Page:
Accepting an invitation from Oswald Veblen to lecture on quantum theory at Princeton University, John von Neumann was one of a group of Hungarian and Jewish intellectuals to escape to the United States from the turmoil of Europe. The newly wed von Neumann, with his wife Mariette Kovesi, arrived in the United States in 1930. Following a year as a guest lecturer, he was appointed to the faculty. At age 30, he became the youngest professor at the Institute for Advanced Study, in the School of Mathematics, where he was frequently mistaken for a graduate student.
In The Legacy of John von Neumann, Proceedings of Symposia in Pure Mathematics, American Mathematical Society, volume 50, Israel Halperin, Professor Emeritus of Mathematics at the University of Toronto, recalled the mathematics environment of Princeton at this time: "During 1933-36 there were at Princeton, among others: the professors Eisenhart, Lefschetz, Wedderburn, Church, H. P. Robertson, Wigner, Bochner, Wilks, Tucker, Bohnenblust, Veblen, von Neumann, Alexander, Weyl, Einstein; and a stream of visitors, among them, Montgomery, Brauer, Coxeter, Gödel, Bernays, Ulam, Albert, Dirac, Pauli, Jessen, Myers, Zippin, Nakayama, Ted Martin, Levinson, Bergman, Infeld, Chabauty, and Bouckaert. . . In this galaxy of stars, von Neumann radiated excitement. His lectures on Hilbert Space, measure theory, rings of operators (called now von Neumann algebras), and continuous geometry, fascinated a large audience. At the daily afternoon tea, he engaged some in a most lively and stimulating discussion. With obvious delight he explained, clarified, and analyzed problems on the spot and gave help to one and all."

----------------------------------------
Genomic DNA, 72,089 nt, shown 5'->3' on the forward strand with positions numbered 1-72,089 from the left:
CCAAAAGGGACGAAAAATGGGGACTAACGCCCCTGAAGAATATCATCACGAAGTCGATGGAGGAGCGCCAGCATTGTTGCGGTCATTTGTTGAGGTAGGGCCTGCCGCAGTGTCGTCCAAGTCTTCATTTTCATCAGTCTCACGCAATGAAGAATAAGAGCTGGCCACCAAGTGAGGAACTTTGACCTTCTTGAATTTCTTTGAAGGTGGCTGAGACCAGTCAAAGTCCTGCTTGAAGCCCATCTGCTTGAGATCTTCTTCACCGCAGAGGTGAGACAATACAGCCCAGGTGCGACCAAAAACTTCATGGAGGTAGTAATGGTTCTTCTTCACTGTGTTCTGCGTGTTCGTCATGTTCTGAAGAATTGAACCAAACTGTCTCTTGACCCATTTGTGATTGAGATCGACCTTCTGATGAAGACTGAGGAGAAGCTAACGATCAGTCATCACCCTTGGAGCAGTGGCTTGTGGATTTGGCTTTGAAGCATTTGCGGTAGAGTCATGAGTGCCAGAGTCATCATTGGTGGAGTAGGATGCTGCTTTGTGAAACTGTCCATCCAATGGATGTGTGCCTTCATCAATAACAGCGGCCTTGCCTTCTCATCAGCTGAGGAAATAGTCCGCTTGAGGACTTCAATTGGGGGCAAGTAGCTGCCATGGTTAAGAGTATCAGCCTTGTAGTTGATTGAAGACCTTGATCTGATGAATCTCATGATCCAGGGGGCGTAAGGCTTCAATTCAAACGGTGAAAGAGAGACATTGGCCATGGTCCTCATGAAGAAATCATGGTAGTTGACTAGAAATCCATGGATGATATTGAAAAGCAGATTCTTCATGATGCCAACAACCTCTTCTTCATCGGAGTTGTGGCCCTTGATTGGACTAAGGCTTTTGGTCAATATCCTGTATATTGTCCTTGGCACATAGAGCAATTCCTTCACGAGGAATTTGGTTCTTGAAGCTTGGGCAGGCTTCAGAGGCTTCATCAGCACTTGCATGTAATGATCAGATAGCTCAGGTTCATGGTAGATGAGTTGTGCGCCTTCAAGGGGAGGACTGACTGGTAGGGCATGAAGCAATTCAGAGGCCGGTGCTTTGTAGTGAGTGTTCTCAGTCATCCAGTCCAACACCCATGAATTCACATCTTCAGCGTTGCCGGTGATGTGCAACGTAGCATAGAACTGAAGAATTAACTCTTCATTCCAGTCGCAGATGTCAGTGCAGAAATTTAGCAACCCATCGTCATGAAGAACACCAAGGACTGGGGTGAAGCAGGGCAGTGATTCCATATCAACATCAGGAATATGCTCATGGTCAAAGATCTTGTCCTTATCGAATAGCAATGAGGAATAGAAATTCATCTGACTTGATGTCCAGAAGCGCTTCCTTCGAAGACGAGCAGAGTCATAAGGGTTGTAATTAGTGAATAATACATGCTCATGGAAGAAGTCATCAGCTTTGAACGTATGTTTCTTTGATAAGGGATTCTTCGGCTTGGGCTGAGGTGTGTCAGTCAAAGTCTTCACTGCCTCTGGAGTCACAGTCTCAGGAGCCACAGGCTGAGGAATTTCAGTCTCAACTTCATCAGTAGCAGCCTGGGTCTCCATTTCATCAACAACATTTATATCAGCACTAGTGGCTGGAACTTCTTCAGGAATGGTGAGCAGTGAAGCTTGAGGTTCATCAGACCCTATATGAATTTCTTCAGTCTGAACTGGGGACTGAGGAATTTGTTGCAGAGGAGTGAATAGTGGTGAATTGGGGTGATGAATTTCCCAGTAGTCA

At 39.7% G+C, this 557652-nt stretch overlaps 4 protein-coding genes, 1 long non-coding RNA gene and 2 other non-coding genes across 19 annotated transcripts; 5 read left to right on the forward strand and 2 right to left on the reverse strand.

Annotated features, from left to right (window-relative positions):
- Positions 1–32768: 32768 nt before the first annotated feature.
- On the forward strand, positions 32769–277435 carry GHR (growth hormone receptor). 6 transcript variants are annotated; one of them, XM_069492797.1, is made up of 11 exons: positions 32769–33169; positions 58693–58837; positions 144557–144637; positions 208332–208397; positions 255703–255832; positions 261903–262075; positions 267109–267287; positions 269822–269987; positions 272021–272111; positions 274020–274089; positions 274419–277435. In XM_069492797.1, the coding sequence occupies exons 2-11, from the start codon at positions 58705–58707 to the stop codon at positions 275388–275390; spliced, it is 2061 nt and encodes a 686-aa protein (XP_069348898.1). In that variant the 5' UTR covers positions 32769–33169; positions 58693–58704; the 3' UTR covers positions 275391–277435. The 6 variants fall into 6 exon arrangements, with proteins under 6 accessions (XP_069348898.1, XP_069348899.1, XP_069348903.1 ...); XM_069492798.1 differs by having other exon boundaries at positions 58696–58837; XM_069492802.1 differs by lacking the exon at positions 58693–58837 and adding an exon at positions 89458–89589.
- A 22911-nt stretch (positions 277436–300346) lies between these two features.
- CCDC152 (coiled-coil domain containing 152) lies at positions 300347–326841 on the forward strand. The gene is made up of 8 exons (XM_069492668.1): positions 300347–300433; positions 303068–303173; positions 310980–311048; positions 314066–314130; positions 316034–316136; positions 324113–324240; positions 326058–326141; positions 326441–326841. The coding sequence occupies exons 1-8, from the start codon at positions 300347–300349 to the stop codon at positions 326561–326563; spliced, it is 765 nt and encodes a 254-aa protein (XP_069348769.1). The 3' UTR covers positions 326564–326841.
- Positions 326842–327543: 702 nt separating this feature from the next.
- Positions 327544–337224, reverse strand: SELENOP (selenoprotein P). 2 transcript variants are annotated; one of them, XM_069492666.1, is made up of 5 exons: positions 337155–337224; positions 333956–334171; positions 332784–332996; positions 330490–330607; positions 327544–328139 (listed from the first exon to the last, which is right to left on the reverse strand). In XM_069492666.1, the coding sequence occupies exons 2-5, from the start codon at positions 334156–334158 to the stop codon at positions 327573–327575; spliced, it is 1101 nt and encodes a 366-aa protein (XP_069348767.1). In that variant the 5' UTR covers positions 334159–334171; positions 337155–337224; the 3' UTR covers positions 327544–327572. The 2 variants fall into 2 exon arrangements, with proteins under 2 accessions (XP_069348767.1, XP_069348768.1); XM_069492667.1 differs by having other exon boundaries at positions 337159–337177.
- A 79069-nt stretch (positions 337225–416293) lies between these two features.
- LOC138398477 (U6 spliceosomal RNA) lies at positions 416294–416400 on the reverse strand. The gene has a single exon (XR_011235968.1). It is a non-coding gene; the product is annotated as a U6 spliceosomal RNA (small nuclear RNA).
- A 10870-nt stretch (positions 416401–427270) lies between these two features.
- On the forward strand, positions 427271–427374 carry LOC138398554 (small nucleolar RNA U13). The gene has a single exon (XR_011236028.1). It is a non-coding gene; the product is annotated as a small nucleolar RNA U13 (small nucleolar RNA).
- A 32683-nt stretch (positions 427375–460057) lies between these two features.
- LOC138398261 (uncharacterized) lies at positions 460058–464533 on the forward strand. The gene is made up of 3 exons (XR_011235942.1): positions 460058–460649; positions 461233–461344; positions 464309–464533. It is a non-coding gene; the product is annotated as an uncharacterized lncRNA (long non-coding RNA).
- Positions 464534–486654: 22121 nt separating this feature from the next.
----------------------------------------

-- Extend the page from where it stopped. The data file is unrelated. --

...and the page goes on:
Fellow mathematicians and physicists marveled at the speed with which von Neumann could analyze and solve complex problems. "Most mathematicians prove what they can, von Neumann proves what he wants," was a popular saying among mathematicians of his day.
During the war, von Neumann's intellect tackled hydrodynamics, ballistics, meteorology, game theory, and statistics, applying mathematical rigor to practical problems in these fields. He worked on the Manhattan Project and by the latter years of World War II was a consultant to several government committees, moving between groups of scientists in government, university, and industry research laboratories. His broad perspective allowed him to envision applications for computers beyond that of speedy calculating devices and he initiated the Electronic Computer Project at the Institute. His contributions to the war effort were recognized in 1947, when he was awarded the Presidential Medal for Merit and the Distinguished Civilian Service Award; and in 1956, when he received the Presidential Medal of Freedom from President Eisenhower at the White House. In that same year, he received the Albert Einstein Commemorative Award and the Enrico Fermi Award.